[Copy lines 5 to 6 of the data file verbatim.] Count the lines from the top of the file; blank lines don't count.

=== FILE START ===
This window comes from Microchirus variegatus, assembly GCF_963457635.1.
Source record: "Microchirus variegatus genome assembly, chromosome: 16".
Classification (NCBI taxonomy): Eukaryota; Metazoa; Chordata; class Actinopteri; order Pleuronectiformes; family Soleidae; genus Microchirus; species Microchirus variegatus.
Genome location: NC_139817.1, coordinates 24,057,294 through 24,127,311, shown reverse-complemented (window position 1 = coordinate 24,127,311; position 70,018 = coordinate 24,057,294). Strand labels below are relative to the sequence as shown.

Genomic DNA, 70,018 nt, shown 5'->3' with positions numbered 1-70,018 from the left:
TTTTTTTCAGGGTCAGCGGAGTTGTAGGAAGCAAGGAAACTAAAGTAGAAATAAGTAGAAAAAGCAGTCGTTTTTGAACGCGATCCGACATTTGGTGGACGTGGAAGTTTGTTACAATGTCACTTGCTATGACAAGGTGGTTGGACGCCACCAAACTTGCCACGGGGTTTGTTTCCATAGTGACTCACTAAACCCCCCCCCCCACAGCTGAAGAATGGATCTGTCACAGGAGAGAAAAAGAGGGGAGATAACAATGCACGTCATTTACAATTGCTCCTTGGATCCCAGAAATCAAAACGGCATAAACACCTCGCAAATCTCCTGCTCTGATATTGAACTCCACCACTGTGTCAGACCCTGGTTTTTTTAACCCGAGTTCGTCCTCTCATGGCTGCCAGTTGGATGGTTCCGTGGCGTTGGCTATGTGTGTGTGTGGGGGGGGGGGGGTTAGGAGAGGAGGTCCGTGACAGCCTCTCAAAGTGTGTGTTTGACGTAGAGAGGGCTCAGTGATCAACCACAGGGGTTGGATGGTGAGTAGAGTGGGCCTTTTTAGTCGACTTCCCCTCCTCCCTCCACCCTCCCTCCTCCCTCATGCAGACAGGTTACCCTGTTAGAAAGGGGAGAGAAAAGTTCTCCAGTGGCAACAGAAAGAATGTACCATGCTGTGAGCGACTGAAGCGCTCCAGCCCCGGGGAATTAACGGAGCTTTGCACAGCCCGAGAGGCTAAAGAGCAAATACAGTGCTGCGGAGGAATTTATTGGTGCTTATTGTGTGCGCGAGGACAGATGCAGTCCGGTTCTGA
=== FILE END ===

Genomic DNA, 70,018 nt, shown 5'->3' with positions numbered 1-70,018 from the left:
TTTTTTTCAGGGTCAGCGGAGTTGTAGGAAGCAAGGAAACTAAAGTAGAAATAAGTAGAAAAAGCAGTCGTTTTTGAACGCGATCCGACATTTGGTGGACGTGGAAGTTTGTTACAATGTCACTTGCTATGACAAGGTGGTTGGACGCCACCAAACTTGCCACGGGGTTTGTTTCCATAGTGACTCACTAAACCCCCCCCCCCACAGCTGAAGAATGGATCTGTCACAGGAGAGAAAAAGAGGGGAGATAACAATGCACGTCATTTACAATTGCTCCTTGGATCCCAGAAATCAAAACGGCATAAACACCTCGCAAATCTCCTGCTCTGATATTGAACTCCACCACTGTGTCAGACCCTGGTTTTTTTAACCCGAGTTCGTCCTCTCATGGCTGCCAGTTGGATGGTTCCGTGGCGTTGGCTATGTGTGTGTGTGGGGGGGGGGGGGTTAGGAGAGGAGGTCCGTGACAGCCTCTCAAAGTGTGTGTTTGACGTAGAGAGGGCTCAGTGATCAACCACAGGGGTTGGATGGTGAGTAGAGTGGGCCTTTTTAGTCGACTTCCCCTCCTCCCTCCACCCTCCCTCCTCCCTCATGCAGACAGGTTACCCTGTTAGAAAGGGGAGAGAAAAGTTCTCCAGTGGCAACAGAAAGAATGTACCATGCTGTGAGCGACTGAAGCGCTCCAGCCCCGGGGAATTAACGGAGCTTTGCACAGCCCGAGAGGCTAAAGAGCAAATACAGTGCTGCGGAGGAATTTATTGGTGCTTATTGTGTGCGCGAGGACAGATGCAGTCCGGTTCTGA